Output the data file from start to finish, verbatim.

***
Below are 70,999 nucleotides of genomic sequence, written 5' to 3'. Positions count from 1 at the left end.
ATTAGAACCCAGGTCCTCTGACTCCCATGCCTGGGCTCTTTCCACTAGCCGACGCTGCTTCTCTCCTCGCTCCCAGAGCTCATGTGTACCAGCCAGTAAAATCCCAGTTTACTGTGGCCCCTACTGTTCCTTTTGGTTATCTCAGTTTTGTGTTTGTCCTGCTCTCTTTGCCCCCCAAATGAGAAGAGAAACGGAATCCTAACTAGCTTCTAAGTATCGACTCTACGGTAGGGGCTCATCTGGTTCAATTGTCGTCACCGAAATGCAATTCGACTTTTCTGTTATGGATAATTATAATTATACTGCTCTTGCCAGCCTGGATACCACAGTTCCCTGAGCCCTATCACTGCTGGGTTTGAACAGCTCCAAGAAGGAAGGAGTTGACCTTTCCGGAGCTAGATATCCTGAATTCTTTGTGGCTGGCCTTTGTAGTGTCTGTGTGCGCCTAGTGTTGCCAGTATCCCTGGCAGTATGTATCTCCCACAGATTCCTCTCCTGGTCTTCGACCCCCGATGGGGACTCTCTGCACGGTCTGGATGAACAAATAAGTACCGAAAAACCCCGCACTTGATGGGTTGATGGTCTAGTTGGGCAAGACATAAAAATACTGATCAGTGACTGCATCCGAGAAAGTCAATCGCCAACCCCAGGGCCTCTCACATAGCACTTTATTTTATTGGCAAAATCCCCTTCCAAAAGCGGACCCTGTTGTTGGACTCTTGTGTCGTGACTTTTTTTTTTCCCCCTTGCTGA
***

Below are 70,999 nucleotides of genomic sequence, written 5' to 3'. Positions count from 1 at the left end.
ATTAGAACCCAGGTCCTCTGACTCCCATGCCTGGGCTCTTTCCACTAGCCGACGCTGCTTCTCTCCTCGCTCCCAGAGCTCATGTGTACCAGCCAGTAAAATCCCAGTTTACTGTGGCCCCTACTGTTCCTTTTGGTTATCTCAGTTTTGTGTTTGTCCTGCTCTCTTTGCCCCCCAAATGAGAAGAGAAACGGAATCCTAACTAGCTTCTAAGTATCGACTCTACGGTAGGGGCTCATCTGGTTCAATTGTCGTCACCGAAATGCAATTCGACTTTTCTGTTATGGATAATTATAATTATACTGCTCTTGCCAGCCTGGATACCACAGTTCCCTGAGCCCTATCACTGCTGGGTTTGAACAGCTCCAAGAAGGAAGGAGTTGACCTTTCCGGAGCTAGATATCCTGAATTCTTTGTGGCTGGCCTTTGTAGTGTCTGTGTGCGCCTAGTGTTGCCAGTATCCCTGGCAGTATGTATCTCCCACAGATTCCTCTCCTGGTCTTCGACCCCCGATGGGGACTCTCTGCACGGTCTGGATGAACAAATAAGTACCGAAAAACCCCGCACTTGATGGGTTGATGGTCTAGTTGGGCAAGACATAAAAATACTGATCAGTGACTGCATCCGAGAAAGTCAATCGCCAACCCCAGGGCCTCTCACATAGCACTTTATTTTATTGGCAAAATCCCCTTCCAAAAGCGGACCCTGTTGTTGGACTCTTGTGTCGTGACTTTTTTTTTTCCCCCTTGCTGA